AfriForum 'just forcing NPA to go for Malema'
Gerrie Nel's prosecution of EFF leader a tactical move, admits Kallie Kriel
The decision by civil rights group AfriForum to announce plans to privately prosecute Julius Malema is a simple manoeuvre to place the National Prosecuting Authority under pressure to act, according to its chief executive Kallie Kriel.
At a press conference on Thursday, Kriel announced that Advocate Gerrie Nel, who heads the organisation’s private prosecutions unit, was gearing up to prosecute Malema, leader of the EFF, on charges of fraud and corruption if the NPA failed to do so.
In August 2015 the matter was struck off the roll due to one of Malema’s co-accused being seriously ill.
The charges relate to a R52-million Limpopo roads tender awarded to a company called On Point Engineering in 2009. Malema was the sole trustee of the Ratanang Trust, which held an interest in the company.Kriel himself had opened a case against Malema in 2011 regarding the matter.
“If you look at the Gupta/Jacob Zuma cases there has been a lot of pressure on them [NPA] to actually be left with no choice but to do that [prosecute],” Kriel told Times Select on Thursday.
“It seems they are now also going to prosecute Duduzane Zuma – which they didn’t want to do before – so we had to exert pressure to say if they don’t, we will. That is our role at the moment, to make sure they do their job and if they don’t, we will,” Kriel added.Kriel agreed this was the same reason why the announcement over Malema was made now, despite the NPA writing to AfriForum that state prosecutors would make a decision in August.
“Definitely … like what happened in the Duduzane Zuma case. We have to announce and make it public and then there is pressure, and then they decide to do their job. The same will happen now.
“It is also helpful, that they know if they don’t prosecute we can and will.”
Nel said during the press conference it was unacceptable that the NPA, after more than 30 months, has failed to take the corruption case against Malema any further.
“AfriForum’s Private Prosecuting Unit was established for the very reason of ensuring that equality before the law is upheld and that the NPA does its work effectively. The NPA neglected its duty by simply abandoning the case against Malema‚” he said.The EFF responded with a fiery statement, labelling AfriForum “ultra right-wing” and “racist”, explaining that this move was nothing more than an attempt to deflect attention from the EFF’s land expropriation agenda.
“We know with absolute certainty that AfriForum’s pursuit of EFF leader and commander-in-chief Julius Malema is not about the rule of law, but an attempt to deflect the attention of the EFF from economic emancipation struggles, in particular land expropriation without compensation,” the statement read.
Kriel denied that the decision was motivated by Malema’s stance on land.
“We lodged this complaint on June 24 2011, before there was this debate on the land issue. It’s something that has been going on for seven years, but also the fact is that we cannot abuse the legal system for political purposes.”
The only way they can prosecute Malema is if the facts are on their side, Kriel said.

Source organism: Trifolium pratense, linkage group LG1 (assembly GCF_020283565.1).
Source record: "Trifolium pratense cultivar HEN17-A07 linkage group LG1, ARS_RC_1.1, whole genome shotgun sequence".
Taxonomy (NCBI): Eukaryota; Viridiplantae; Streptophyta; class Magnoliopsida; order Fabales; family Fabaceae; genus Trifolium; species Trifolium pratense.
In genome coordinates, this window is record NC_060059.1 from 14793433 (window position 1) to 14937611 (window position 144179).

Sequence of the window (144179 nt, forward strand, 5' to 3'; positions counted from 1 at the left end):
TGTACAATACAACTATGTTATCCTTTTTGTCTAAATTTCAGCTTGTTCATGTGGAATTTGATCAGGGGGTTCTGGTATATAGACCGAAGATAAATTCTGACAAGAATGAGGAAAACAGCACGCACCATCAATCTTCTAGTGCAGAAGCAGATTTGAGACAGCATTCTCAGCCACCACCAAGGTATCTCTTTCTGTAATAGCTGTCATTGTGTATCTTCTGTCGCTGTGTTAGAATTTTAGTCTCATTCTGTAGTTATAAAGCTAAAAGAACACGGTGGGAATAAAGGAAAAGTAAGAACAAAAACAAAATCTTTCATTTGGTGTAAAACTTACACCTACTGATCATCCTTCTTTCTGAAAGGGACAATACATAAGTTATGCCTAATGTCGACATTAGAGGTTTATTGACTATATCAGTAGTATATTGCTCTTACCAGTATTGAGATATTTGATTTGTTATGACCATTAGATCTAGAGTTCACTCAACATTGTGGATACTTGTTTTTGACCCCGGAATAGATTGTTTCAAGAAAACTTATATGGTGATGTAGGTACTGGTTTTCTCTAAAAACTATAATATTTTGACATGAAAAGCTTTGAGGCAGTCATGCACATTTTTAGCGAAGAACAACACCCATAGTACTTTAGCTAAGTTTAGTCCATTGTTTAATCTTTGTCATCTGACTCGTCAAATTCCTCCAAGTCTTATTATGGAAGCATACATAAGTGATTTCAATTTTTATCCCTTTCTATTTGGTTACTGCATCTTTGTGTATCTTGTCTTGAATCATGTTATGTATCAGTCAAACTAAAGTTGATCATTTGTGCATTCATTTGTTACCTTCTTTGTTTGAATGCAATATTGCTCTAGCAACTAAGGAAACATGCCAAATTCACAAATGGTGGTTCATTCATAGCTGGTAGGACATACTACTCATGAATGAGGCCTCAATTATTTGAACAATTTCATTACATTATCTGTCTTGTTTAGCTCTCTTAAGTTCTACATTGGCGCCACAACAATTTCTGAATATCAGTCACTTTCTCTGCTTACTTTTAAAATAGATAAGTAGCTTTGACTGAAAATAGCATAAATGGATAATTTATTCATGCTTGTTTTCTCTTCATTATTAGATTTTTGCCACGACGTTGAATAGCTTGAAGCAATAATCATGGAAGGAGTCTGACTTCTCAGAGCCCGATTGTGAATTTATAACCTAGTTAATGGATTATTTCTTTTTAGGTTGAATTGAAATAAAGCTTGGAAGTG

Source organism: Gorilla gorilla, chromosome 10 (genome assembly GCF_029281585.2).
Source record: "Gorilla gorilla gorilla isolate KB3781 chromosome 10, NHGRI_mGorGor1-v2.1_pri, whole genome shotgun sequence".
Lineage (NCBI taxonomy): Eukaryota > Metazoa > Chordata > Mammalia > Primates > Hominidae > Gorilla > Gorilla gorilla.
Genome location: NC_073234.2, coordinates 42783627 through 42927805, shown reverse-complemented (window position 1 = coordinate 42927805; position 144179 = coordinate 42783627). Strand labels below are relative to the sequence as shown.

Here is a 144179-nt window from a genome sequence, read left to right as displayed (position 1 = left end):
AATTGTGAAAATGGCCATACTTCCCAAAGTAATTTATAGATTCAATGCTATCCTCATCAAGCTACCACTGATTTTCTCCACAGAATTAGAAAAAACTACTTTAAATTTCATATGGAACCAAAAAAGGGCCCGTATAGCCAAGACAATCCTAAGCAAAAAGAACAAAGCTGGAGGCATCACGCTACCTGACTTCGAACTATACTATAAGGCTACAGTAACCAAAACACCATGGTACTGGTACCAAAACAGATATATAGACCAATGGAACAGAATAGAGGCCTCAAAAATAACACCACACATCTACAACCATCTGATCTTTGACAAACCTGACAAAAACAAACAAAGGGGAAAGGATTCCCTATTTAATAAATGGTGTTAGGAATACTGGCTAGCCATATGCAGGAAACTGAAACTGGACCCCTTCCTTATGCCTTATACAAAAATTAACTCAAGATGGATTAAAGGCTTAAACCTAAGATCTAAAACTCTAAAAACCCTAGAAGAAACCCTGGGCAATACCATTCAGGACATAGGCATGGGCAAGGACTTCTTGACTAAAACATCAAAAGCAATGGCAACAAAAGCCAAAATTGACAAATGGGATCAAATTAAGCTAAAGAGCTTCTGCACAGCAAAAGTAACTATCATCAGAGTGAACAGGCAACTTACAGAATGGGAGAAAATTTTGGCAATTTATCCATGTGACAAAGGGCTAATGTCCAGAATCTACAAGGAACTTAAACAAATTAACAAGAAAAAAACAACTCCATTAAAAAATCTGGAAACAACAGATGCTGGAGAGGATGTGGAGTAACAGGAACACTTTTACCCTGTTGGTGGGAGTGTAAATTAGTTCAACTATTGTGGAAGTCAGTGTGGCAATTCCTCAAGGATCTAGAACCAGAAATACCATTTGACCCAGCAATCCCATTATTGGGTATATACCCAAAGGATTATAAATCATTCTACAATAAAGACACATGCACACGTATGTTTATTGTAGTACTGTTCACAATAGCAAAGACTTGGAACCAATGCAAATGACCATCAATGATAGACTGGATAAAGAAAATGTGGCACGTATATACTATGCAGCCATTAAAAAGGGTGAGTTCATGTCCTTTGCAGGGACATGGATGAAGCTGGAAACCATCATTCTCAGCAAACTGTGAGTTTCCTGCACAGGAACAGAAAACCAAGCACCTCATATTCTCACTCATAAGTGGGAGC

“Has he done something wrong and should he be prosecuted? On both those counts the answer is yes.”Legal expert Ulrich Roux, of Ulrich Roux and Associates, explained that long before the question of a private prosecution arose, the party seeking to initiate the prosecution would have to prove to the NPA they are an interested party, and then request a nolle prosequi certificate – an official document declaring the prosecutors declined to pursue the matter.
AfriForum has declared intentions to privately prosecute in three matters, but to date no such certificate has been issued. They are Malema’s matter, Duduzane Zuma’s culpable homicide charges and the matter of Alexis Bizos, son of George Bizos, who allegedly assaulted his wife.
Also on Thursday, Nel provided an update on their work on the former Zimbabwean first lady Grace Mugabe’s assault case. She allegedly assaulted Gabriella Engels with an extension cord in a Sandton hotel where Mugabe’s sons were staying.
She was granted diplomatic immunity and not charged – but AfriForum is challenging this decision and will appear before the Pretoria High Court on May 10 and 11.
If the immunity is set aside, Afriforum will ask the NPA to prosecute, failing which, the civil rights group will do so.AfriForum is also waiting for an NPA decision on whether it will prosecute Nomgcobo Jiba, who is facing charges of fraud and perjury for the unlawful authorisation of racketeering charges against former KwaZulu-Natal Hawks head Johan Booysen.
“Malema’s possible prosecution is a bit of a strange announcement at this stage given the fact that the NPA has indicated they need until August to make a decision,” Roux said.
He added there is no time limit for the NPA to decide whether or not to reinstate the charges against an accused in any matter that has been struck off the court roll.
Centre for Constitutional Rights director Phephelaphi Dube said it is a necessary move by AfriForum.
“In a sense, it’s a welcome development on the part of AfriForum to insist that prosecution must go ahead. It’s important to hold public institutions accountable,” Dube said.
“From a purely legal perspective, anyone could have done that and it’s important for the NPA to be seen to be acting in the interest of the country as a whole.”